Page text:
When my dad was teaching me to drive, he advised me to "Back up only as far as is necessary to go forward. Backing up too much is how you get into trouble." Two separate scrapes in my van's bumper testify to the wisdom in that statement. But I think I've remembered his words for thirty years because they comprise a good analogy for life. Some backing up is necessary to recall God's faithfulness or to avoid repeating mistakes, but constantly dredging the past gets me into trouble.
There is a Japanese proverb that says:
"My skirt with tears is always wet, I have forgotten to forget."
While it can be a struggle to forget wrongs inflicted by others, I mostly wrestle with forgiving my own sins or failures. Although my greatest opportunity for having a manuscript published is before me, I "forget to forget" dozens of previous rejections, and wonder if I should "ditch the whole writing thing." However, if I am writing for God's glory, I need to overcome fear, put my "hand to the plow," and not look back.
After listing his prestigious religious accomplishments, the apostle Paul "remembered to forget" them. He did not want pride getting in the way of moving forward:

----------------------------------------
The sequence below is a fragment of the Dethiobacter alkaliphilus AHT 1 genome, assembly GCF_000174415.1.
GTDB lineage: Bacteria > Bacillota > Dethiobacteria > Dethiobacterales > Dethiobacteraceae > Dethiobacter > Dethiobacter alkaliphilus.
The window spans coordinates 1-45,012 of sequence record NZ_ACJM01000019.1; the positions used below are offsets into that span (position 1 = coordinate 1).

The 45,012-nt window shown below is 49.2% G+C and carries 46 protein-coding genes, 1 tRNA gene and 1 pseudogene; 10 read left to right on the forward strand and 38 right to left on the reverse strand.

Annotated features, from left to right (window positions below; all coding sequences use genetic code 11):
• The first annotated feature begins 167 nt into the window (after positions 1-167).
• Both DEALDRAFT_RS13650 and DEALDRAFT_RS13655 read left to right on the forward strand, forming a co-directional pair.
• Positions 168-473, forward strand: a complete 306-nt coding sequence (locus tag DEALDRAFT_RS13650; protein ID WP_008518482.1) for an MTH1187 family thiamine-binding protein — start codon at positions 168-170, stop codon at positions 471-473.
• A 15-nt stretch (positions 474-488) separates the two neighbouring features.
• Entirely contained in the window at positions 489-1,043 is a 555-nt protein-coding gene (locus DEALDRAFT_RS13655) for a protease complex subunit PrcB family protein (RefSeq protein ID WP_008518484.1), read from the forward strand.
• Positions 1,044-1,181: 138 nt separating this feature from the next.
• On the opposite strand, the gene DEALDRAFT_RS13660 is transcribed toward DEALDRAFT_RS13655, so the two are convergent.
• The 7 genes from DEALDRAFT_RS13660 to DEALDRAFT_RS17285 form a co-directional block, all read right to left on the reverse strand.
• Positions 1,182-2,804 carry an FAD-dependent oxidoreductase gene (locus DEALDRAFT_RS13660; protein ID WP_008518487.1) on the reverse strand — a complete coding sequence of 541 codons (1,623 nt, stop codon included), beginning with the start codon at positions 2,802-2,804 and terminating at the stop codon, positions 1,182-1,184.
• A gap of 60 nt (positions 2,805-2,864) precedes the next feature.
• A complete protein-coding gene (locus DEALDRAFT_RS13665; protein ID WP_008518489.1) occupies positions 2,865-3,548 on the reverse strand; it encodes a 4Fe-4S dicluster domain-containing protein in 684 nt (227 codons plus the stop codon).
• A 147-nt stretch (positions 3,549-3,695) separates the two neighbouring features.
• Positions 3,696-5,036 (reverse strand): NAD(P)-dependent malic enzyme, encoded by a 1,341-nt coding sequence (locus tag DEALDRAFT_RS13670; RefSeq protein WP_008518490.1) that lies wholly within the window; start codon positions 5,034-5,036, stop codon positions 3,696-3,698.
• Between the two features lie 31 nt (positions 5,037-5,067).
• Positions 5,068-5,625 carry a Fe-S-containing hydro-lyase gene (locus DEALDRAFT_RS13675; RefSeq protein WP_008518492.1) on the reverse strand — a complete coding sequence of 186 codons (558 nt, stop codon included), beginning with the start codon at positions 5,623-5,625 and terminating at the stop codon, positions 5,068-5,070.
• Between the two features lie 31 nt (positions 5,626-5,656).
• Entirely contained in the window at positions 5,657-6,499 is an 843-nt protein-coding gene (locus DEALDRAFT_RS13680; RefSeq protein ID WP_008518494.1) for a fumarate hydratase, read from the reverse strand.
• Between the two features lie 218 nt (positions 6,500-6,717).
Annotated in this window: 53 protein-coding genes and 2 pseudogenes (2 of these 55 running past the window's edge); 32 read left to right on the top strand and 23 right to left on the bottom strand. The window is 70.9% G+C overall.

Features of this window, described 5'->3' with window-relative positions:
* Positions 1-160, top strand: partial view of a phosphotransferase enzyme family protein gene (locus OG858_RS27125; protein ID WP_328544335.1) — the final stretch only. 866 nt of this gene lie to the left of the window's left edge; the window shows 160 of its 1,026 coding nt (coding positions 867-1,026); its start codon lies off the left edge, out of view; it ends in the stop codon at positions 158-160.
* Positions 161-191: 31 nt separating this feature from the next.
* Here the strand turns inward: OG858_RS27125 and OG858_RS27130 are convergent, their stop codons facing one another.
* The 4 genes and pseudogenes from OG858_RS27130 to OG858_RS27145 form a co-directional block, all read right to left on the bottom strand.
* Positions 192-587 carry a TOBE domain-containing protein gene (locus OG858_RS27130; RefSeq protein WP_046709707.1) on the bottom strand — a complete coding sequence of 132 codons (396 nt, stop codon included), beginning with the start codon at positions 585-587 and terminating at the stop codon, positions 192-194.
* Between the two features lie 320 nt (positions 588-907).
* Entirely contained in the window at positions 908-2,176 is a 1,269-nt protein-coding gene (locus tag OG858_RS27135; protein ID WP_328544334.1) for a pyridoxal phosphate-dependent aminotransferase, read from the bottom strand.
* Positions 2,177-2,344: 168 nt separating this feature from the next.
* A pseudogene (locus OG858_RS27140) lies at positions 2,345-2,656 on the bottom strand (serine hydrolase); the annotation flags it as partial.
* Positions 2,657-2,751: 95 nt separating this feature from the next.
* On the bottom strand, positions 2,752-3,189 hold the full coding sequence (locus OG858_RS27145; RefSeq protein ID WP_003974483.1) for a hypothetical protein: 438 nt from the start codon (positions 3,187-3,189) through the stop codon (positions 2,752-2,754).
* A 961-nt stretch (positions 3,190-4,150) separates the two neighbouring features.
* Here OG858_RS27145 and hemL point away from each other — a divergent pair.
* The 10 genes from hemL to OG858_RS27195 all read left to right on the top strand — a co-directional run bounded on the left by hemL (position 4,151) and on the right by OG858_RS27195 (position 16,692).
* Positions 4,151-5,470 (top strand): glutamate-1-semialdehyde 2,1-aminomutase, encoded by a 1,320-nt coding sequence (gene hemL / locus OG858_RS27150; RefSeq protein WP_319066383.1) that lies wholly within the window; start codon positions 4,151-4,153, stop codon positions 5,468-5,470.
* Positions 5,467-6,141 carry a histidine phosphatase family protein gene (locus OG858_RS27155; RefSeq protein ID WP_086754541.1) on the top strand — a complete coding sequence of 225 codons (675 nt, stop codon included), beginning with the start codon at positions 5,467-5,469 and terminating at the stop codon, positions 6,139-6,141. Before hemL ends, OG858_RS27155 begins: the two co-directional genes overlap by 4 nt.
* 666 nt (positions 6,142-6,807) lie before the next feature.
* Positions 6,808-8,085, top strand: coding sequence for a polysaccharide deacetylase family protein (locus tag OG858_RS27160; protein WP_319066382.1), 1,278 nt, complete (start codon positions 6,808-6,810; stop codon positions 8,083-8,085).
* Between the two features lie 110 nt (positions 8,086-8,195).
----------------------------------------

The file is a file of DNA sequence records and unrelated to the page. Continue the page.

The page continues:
"But one thing I do:Forgetting what is behind and straining toward what is ahead,I press on toward the goal to win the prize for which God has called me heavenward in Christ Jesus." Philippians 3:13b-14(NIV)
I appreciate the word "straining" in Paul's verse, because forgetting and pressing onward require strenuous effort. However, the alternative consequences are more agonizing. If I have "forgotten to forget," then pride, bitterness, pain, and fear offer stagnation, slow progress (three steps forward, two steps back), or retreat. And focusing on the road already traveled obstructs my view of God's new way ahead:
"Do not call to mind the former things,
Or ponder things of the past.
Behold, I will do something new,
Now it will spring forth;
Will you not be aware of it?
I will even make a roadway in the wilderness,
Rivers in the desert."
Is. 43:18-19 (NASB)
Even if an ill-chosen path abandons me in the wilderness, the fingers of God will carve a new one. And if the omniscient God of the Universe remembers my sins no more, what grace should I extend to others...or myself? I must "remember to forget," and drive forward.